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|A Straight Line Walk Across Brighton
by Paul K Lyons
20 - Yummy cakes, Egyptian fare, Bankers fish, Barracuda pizzas - and a Sanctuary
There is not much to detain me long in Norfolk Road, pleasant as it is. All the properties are three storeys and terraced, although some are double-fronted. Many are listed buildings. Like The Yellow House near Queen's Park, number 21 takes part in Brighton Festival's Open House scheme. In 2006, five artists exhibited here: Joe Ramm (painted wood), Dagmar Eberts (contemporary glass), Robert Littleford (prints and paintings), Dave Rice (portraits and interiors), and Fiona McNab (Tudor portraits). Together, they enticed visitors by offering a 'walled garden with yummy cakes and desultory accordionist'. Their website is worth a look.
At the southern end of Norfolk Road, on the west side, there's a break in the terrace where the modern Braemer House stands in place of the Norfolk Road Methodist Church that, like Emmanuel Church, was built in the 1860s and demolished in the 1960s. Nearly at the corner with Western Road is the entrance to Olivet, a school of English which employs only Christian teachers (though students of all faiths are 'welcomed and respected').
I join Western Road on, or very close, to the 450 northing. This is the B2066 which, like the B2122, doesn't seem to go very far, or serve any purpose. I walk a few metres along Western Road, Brighton, past a large building which houses Bankers, a huge fish and chips restaurant, until I reach Boundary Passage on my right. This is a narrow, scruffy alley which connects back to Montpelier Place at a slight angle. It also acts as the dividing line between Brighton and Hove, and between postcode BN1 and BN3. It takes me a while but, eventually, I do identify a small square stone, a special one, embedded in the pavement. It has four capital letters etched into the surface (H P and B P), two each on either side of an etched line that has the same angle as that of Boundary Passage. It's a boundary stone, and I think it's the first one I've ever seen, or been conscious of. Just on the Brighton side of this boundary, back in the 19th century, there used to be a fire station and weigh bridge here.
Opposite, a sign on the corner between Western Road and Little Western Road tells me I am entering Hove and that it is twinned with Draveil (essentially, a suburb of Paris). Since 1997, however, Hove and Brighton have been part of the same local authority, independent of the East Sussex or West Sussex County Councils. In 2001, they, or rather it, was granted city status by the Queen.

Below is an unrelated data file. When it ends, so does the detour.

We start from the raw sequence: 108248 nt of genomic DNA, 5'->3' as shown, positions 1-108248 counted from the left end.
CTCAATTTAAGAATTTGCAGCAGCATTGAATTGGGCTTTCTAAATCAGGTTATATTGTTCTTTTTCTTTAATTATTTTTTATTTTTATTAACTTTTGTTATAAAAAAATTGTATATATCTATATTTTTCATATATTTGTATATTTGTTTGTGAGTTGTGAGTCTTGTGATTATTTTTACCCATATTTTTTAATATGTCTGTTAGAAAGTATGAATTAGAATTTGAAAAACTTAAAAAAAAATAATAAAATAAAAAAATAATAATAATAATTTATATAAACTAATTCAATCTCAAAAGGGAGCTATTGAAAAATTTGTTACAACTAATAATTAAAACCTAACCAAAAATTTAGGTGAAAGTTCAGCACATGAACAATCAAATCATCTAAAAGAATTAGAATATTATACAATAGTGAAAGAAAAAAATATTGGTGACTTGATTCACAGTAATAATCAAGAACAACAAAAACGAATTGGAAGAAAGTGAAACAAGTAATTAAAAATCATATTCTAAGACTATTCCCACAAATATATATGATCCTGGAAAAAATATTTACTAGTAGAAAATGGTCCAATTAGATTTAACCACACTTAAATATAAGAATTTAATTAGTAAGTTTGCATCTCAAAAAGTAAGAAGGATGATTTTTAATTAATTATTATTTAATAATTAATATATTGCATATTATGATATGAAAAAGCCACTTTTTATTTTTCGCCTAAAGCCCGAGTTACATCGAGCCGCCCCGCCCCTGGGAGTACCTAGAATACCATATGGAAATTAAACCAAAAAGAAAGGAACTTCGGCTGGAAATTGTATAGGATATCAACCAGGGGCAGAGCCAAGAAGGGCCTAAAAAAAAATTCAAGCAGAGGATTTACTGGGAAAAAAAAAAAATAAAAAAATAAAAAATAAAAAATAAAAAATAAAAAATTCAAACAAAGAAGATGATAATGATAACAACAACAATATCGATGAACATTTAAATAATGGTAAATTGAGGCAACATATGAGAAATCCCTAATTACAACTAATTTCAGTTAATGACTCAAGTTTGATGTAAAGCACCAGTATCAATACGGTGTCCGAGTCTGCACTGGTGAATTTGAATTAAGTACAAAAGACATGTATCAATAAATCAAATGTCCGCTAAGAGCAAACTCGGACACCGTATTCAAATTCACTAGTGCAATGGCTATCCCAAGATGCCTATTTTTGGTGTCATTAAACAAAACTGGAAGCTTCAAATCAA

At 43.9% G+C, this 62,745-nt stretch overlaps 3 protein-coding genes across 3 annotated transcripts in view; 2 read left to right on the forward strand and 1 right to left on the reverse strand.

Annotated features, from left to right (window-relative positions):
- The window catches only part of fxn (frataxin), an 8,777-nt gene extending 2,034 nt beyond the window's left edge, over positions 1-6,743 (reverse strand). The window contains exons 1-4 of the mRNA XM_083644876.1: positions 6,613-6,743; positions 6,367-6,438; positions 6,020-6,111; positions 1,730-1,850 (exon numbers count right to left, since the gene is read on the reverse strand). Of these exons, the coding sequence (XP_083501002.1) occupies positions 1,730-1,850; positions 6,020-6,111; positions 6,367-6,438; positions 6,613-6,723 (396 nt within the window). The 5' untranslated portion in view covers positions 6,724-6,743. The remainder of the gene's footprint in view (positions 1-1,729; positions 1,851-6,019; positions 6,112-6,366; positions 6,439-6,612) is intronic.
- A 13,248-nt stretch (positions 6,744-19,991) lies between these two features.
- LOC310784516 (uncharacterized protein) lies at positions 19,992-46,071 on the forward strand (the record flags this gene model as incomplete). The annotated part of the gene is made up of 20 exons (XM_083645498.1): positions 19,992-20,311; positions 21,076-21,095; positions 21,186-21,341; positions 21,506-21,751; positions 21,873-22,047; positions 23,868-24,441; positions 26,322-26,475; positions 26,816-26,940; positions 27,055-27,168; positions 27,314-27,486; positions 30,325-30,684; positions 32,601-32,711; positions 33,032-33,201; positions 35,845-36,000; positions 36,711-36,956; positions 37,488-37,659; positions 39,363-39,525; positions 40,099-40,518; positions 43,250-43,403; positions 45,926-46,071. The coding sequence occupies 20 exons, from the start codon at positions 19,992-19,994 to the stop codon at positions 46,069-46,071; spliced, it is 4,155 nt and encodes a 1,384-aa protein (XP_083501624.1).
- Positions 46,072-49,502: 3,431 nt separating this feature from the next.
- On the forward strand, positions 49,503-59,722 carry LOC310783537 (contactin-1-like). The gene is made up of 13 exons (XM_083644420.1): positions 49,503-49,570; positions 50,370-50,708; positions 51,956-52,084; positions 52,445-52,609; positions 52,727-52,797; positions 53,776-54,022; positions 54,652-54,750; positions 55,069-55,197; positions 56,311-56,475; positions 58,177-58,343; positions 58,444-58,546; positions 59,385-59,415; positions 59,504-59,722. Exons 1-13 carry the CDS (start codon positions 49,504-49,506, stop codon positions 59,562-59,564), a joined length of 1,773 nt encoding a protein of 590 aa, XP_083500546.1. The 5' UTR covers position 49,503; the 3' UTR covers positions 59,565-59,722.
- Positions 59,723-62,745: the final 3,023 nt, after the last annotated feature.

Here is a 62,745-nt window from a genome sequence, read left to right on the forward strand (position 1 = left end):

After the Regency pleasures of the Montpelier streets, Western Road is a rather drab and motley collection of dull newer buildings or modern shop facades built onto older buildings, only some of which are worth noticing. Number 1 Western Road, Hove, for example is a closed-down property that, most recently, used to be an amusement arcade. In the recent past, though, the building, which has a large auditorium at the back, was a pine furniture warehouse, and bingo club. Before that and for most of the 20th century - from before the First World War to the 1970s - it served as a cinema. Originally called Cinematograph Theatre and then Tivoli Cinema, it was renamed after the Second World War as Embassy Cinema. In 1929, according to the Directory of Cinemas in Brighton & Hove, it showed its last silent movie in 1929 (Abel Gance's 'Napoleon'), and its final talkie ('Smokey and the Bandit Ride Again') in 1981. Further back still, in the late 19th century, an auctioneer and house agent occupied the site. On the same side of the road (the south), there was then, in the 1890s, The Oriental Cafe, roughly where Riz Raz, an Egyptian restaurant is today.
On the north side of Western Road, Hove, is a modern characterless building taking up the whole of the block, and containing The Providence, advertised as a Barracuda Pub. The modest sum of £12 will buy you two pizzas and a bottle of wine. The Barracuda Group says it owns and operates more than 60 unbranded pubs in community and high street locations throughout the UK. Its website gives no other details about the company. A 100 years ago, just before the turn of the century, one could find the Brighton & South Coast Railway Booking and Parcel Office here. Roedale Farm is also still listed in directories of the period.
I arrive at a crossroads with Brunswick Road heading north and Waterloo Street going down to the sea. Crossing Waterloo Street, and staying on the south of Western Road, I find Crystal Nails (which uses an American Flag motif for its signage) roughly where, a century ago, wool warehouse and an umbrella maker were trading. Upper Market Street, to my left, is a short road leading down to an old market building. A notice on the stonework says: 'Old Market built 1823, restored 1998'. Interestingly, a map dated 1876 designates the building as 'West End Riding School'. Architecturally speaking, the building on the next corner, with Brunswick Street East, stands out for its bold late Victorian style. The ground floor level is painted mulberry, and signs tell me this is The Juggler. Higher up on the building, a rather ornate and golden mosaic, says 'Western Hotel'. Just down from it, on Brunswick Street East is The Sanctuary Cafe. It claims it is not just a cafe but a community 'a place where everyone is welcome, from breast-feeding mums to businessmen, from pensioners to poets'. I wouldn't disagree. In its basement, the tiny Cella venue has a busy schedule of jazz and folk singers.
by Paul K Lyons
A Straight Line Walk Across Brighton - along the 450 northing
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